1. Clearly the Constitution prohibits the government from quartering soldiers or conducting unreasonable searches in private homes.  Does the specific protection for home privacy under the Third and Fourth Amendments suggest a broader right of home privacy?  If so, how far should that broader right extend? 
2. Should the Constitution protect homeowners charged  with illegal possession of various items--such as pornography, marijuana, or handguns? If so, does the Constitution protect the right to use or carry these items in one's backyard or driveway?  An apartment? How about in one's own car?
3.  What do you think of the Second Circuit's analysis of the Third Amendment in Engblom?  Do you think that the fact that the state owned the housing units in question should preclude a Third Amendment claim by the striking prison guards?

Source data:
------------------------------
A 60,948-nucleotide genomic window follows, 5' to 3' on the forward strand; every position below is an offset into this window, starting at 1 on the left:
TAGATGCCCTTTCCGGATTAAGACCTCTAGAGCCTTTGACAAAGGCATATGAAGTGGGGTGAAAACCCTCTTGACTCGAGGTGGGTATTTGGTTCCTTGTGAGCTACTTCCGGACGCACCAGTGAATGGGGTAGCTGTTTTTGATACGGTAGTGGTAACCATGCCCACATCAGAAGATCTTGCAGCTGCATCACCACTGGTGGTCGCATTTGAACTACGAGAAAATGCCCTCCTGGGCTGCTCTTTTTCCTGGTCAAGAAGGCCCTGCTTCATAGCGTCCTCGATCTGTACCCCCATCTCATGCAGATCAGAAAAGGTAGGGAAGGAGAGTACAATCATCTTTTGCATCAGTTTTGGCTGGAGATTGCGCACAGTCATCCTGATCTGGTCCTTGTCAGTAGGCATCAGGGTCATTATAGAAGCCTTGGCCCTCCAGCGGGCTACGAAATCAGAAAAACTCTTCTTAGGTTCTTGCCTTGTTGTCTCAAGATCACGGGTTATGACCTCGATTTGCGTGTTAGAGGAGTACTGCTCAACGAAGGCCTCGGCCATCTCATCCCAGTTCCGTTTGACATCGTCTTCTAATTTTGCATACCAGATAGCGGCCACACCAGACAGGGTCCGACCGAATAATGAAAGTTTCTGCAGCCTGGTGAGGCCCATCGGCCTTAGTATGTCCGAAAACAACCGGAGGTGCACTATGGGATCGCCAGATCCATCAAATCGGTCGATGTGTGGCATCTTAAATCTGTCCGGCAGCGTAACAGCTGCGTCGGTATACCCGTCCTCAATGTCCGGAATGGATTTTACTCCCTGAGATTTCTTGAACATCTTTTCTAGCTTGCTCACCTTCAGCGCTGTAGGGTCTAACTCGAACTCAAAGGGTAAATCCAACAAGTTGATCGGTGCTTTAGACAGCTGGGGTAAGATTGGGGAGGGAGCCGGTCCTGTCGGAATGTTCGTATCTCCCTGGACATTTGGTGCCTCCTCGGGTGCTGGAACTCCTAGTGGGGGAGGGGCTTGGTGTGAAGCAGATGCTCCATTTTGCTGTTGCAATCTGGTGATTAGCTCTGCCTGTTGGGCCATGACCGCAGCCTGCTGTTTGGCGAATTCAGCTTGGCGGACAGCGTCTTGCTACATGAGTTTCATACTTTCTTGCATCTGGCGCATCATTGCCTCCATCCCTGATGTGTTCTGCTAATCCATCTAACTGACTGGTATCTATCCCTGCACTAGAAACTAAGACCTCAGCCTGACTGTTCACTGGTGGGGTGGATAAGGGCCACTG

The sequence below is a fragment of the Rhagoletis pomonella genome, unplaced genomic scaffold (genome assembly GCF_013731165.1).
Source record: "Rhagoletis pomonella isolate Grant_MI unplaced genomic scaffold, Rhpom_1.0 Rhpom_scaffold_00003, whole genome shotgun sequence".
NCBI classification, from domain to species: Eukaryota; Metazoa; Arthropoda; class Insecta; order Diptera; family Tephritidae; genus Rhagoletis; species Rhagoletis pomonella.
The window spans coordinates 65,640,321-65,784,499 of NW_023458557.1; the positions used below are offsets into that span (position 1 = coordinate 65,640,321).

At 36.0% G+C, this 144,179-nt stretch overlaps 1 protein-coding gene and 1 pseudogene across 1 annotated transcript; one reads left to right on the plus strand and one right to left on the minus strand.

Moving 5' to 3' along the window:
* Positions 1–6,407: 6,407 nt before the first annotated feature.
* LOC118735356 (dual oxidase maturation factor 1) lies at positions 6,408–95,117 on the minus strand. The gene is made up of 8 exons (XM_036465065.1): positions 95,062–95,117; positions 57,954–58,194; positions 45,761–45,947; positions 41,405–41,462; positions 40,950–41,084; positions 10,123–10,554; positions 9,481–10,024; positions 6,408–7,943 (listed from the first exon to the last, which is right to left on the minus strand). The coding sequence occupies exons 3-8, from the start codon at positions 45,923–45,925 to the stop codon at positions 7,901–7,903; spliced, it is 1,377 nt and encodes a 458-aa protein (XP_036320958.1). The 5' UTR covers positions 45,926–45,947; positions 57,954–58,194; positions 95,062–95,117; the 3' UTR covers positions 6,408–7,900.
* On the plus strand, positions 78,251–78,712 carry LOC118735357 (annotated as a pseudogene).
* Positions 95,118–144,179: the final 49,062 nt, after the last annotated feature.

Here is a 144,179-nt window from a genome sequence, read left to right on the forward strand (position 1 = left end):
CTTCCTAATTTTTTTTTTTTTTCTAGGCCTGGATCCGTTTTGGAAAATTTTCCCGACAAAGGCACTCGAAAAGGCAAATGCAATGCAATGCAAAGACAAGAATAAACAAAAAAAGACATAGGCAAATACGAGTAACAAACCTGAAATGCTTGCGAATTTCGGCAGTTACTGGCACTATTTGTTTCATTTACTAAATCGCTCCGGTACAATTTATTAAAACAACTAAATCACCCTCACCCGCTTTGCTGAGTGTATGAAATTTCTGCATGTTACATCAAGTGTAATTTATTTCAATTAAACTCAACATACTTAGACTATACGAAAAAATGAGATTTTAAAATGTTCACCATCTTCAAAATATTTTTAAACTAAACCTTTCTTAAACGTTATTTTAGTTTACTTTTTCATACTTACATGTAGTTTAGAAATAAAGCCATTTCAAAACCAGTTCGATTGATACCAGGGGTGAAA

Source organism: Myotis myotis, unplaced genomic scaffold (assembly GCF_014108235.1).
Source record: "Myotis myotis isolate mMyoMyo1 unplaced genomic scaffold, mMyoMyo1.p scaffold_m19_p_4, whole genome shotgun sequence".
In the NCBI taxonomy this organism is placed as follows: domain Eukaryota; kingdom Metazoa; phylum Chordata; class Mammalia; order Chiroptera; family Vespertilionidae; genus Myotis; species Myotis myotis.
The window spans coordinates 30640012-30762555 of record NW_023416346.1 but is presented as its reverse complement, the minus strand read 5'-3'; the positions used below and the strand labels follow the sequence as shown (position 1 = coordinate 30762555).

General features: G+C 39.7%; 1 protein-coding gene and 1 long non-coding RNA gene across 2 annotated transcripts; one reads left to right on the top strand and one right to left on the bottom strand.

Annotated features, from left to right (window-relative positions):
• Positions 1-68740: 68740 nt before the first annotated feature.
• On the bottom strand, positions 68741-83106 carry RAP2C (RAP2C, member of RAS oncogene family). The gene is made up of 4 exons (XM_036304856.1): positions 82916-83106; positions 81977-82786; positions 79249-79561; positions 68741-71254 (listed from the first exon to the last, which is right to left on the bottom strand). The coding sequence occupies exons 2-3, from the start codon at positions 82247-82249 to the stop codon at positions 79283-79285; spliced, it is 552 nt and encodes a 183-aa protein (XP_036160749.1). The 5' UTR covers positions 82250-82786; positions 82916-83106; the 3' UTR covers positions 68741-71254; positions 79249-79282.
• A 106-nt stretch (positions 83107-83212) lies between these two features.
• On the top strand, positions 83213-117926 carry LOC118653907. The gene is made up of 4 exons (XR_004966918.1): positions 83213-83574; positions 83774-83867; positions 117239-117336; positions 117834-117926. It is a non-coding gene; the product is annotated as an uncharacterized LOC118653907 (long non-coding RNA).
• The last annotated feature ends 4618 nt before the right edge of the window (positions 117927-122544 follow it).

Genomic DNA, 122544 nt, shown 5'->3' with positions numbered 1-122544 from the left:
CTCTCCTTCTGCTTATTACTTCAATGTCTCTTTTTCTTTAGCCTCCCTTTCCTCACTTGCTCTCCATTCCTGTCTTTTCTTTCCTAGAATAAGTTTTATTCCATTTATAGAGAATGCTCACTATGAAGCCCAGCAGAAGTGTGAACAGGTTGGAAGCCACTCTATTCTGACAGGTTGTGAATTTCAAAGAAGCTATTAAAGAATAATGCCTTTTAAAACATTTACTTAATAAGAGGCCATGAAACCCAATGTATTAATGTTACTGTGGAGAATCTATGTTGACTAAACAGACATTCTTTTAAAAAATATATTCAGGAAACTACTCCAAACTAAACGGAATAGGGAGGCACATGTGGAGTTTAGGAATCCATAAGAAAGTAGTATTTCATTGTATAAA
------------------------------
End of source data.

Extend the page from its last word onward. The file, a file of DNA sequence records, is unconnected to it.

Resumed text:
4.  Lawrence is, of course, a very controversial decision. If you think the Constitution should protect the right to engage in adult consensual sodomy, how far should that right extend?  Should it be protected if in the home, but not if in a hotel room or an automobile?
5.  What are the odds that the U. S. Supreme Court would agree with the Alaska Supreme Court's conclusion in Ravin that the private possession of marijuana for personal consumption in the home is constitutionally protected?  On what do you base your conclusion?

Infrared image involved in the Kyllo case.
6.  Would it violate the Fourth Amendment for police, without a warrant, to use thermal imaging technology on a warehouse--as opposed to the house involved in Kyllo?
The principle we champion is a principle of limited government; it is not a catalogue of special rights.

Robert Frost once said that home is the place where, when you go there, they have to take you in.  I think constitutionally home is the place where, when the government would tell you in intimate detail what you must do there, they have to give you a better reason why than simply an invocation of the majority's morality, which tautologically would vindicate without any scrutiny by this Court literally every intimate regulation of everything one can do in the home.

--Professor Laurence Tribe of Harvard Law School, oral argument in Bowers v Hardwick.